Minnesota has an extreme shortage of teachers of color and American Indian teachers. According to a recent report by the Minnesota Department of Education (MDE), teachers of color and American Indian teachers comprise only 4.23 percent of Minnesota teachers, as compared to 31 percent of students.
The severity of the problem is further exacerbated when the data is disaggregated by ethnicity.
Why is this important? A growing body of research indicates that there are a number of benefits for students when their teachers more accurately reflect the population of the classroom. Some of those are culturally based instruction, higher student expectations, and better student-teacher relationships.
MN Coalition Forms to Address the Problem
In response to the shortage, the Coalition to Increase Teachers of Color and American Indian Teachers in Minnesota (Coalition) was formed by seven teacher educators in November 2015. Since then, the group has expanded to include over 700 individuals from 150 schools, districts, nonprofits, organizations, and communities. In recognition of their invaluable work, they were recently awarded a grant of up to $50,000 from Minnesota Comeback.
The Coalition has three formalized goals—short, near, and long—that are aimed at rectifying the shortage problem. Their near-term goal is that, by September 2020, the state will “double the number of teachers of color and American Indian teachers in Minnesota and ensure that at least 20% of candidates preparing to teach are persons of color and American Indian.”
In order to do this, the Coalition has championed two bills—one covers E-12 and the other higher education—this legislative session that are aimed at increasing the state’s teachers of color and American Indian teachers. The bills primarily expand upon and increase appropriations to already existing programs. Some of the key provisions in both bills are summarized below.
Bill #1: Increase Teachers of Color Act of 2017 (S.F.1555/H.F.2077)
Grow Your Own Program: Expands funding for the “Grow Your Own” programs throughout the state, which the bill specifies are for non-licensed educational professional who are of color or who are American Indian. Currently, at least four public school districts—Minneapolis, St. Paul, Austin, and Rochester—have “Grow Your Own” programs.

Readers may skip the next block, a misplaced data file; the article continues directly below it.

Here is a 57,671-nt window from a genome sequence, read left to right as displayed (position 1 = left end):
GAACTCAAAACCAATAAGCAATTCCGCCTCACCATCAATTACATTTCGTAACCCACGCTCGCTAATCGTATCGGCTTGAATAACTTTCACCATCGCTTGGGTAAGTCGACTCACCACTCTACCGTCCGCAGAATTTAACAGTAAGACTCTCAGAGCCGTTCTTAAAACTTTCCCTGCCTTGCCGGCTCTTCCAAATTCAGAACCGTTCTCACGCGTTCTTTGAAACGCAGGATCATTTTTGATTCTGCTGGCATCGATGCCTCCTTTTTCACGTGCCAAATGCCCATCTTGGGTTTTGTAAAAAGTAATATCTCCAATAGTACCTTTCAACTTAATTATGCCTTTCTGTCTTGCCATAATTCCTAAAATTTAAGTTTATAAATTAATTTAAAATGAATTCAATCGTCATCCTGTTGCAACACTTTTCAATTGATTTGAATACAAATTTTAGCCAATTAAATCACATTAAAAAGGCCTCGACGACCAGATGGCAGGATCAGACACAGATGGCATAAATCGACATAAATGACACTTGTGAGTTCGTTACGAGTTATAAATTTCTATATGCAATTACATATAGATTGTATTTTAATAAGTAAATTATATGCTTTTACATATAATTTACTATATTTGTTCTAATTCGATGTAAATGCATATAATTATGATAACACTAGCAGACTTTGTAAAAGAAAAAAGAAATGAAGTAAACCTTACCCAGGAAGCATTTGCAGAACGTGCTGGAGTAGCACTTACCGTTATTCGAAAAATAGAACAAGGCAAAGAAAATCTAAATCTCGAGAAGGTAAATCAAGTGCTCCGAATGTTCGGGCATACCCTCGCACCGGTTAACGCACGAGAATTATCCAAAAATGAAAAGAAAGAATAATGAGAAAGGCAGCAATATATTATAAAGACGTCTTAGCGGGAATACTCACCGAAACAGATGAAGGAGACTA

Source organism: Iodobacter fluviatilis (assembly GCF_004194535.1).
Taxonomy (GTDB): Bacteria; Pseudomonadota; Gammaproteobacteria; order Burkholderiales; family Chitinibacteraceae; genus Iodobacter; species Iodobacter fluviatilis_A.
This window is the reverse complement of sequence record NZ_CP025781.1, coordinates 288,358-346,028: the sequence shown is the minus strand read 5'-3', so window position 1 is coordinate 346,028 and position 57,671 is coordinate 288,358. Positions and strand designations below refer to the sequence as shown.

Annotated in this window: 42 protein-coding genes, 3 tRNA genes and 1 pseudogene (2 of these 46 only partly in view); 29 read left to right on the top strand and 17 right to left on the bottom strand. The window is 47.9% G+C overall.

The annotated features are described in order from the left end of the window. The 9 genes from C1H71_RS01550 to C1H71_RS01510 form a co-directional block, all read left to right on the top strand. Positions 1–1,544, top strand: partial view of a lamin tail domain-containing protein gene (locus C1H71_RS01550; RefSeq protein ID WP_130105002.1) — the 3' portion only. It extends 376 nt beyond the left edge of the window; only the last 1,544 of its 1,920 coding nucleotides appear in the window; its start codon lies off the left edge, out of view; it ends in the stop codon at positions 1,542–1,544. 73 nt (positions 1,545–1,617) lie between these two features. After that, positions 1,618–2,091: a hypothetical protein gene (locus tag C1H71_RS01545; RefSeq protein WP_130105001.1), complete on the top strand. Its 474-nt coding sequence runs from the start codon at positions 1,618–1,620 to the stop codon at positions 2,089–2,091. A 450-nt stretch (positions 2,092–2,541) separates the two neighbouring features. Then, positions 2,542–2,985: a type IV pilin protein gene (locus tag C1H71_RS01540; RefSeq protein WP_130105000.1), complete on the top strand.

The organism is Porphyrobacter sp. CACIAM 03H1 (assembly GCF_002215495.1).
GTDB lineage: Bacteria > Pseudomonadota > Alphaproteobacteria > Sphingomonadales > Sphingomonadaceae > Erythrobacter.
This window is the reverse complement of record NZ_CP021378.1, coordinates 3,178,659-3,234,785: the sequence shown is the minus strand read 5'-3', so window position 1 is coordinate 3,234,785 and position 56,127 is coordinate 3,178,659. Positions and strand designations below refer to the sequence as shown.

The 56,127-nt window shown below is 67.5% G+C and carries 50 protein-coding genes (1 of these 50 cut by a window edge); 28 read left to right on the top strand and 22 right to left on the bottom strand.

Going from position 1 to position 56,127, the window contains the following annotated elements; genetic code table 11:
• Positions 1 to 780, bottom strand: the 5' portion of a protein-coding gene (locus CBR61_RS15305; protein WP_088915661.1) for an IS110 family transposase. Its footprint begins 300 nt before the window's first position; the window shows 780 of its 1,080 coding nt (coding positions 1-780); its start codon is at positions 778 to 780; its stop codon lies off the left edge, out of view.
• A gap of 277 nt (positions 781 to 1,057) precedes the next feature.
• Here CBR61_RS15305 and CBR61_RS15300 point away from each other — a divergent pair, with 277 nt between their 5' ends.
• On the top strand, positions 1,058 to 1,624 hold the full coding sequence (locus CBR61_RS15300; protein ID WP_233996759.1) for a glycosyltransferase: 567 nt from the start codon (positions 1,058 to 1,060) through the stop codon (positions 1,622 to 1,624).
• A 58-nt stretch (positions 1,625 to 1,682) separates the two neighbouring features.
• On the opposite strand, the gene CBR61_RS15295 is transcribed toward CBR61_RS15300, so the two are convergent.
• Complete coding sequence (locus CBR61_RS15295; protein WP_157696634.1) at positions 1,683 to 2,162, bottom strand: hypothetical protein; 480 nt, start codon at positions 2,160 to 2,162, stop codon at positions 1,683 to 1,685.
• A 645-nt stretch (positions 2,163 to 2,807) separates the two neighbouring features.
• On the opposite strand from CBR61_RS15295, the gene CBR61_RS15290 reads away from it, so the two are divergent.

Collaborative Urban Educator (CUE) Program: Continues and expands the CUE program, which is designed to address the “wide gap between the demographics of teachers and students” in the state. Currently, the program is run by Augsburg College, Hamline University, University of St. Thomas, and Concordia University, but it would be expanded to include Greater MN and other metro area institutions by offering competitive grants for recruitment, retention, and induction efforts.
American Indian Teacher Preparation Program: Increases the current appropriation for the American Indian Teacher Preparation program, which provides grants to institutions for scholarship and loan forgiveness for American Indian teacher candidates.
Teacher Shortage Loan Forgiveness Program: Increases the student loan forgiveness amount from $1,000 to $2,000 for each year of licensed service for teachers in shortage areas, and expands the definition of “shortage areas” to include teachers of color.
Bill #2: Scholarships for Teacher Candidates of Color & Expand Grants to Student Teachers in Shortage Areas Program (S.F.1585/H.F.1409)
Teacher Candidates of Color Scholarships: Creates a scholarship program for teacher candidates of color that have been admitted to any Board-approved teacher preparation program throughout the state. The maximum scholarship amount would be $25,000 total, over 2.5 years of full-time study.
Grants to Student Teachers in Shortage Areas: Expands this already existing program by adding “underrepresented racial or ethnic groups” to the list of possible grant applicants. Additionally, because student teaching is unpaid, a stipend of up to $7,500 annually would be made available for candidates to subsidize tuition and the cost of living.
Education Evolving will continue to follow and report on relevant policy topics throughout this session.
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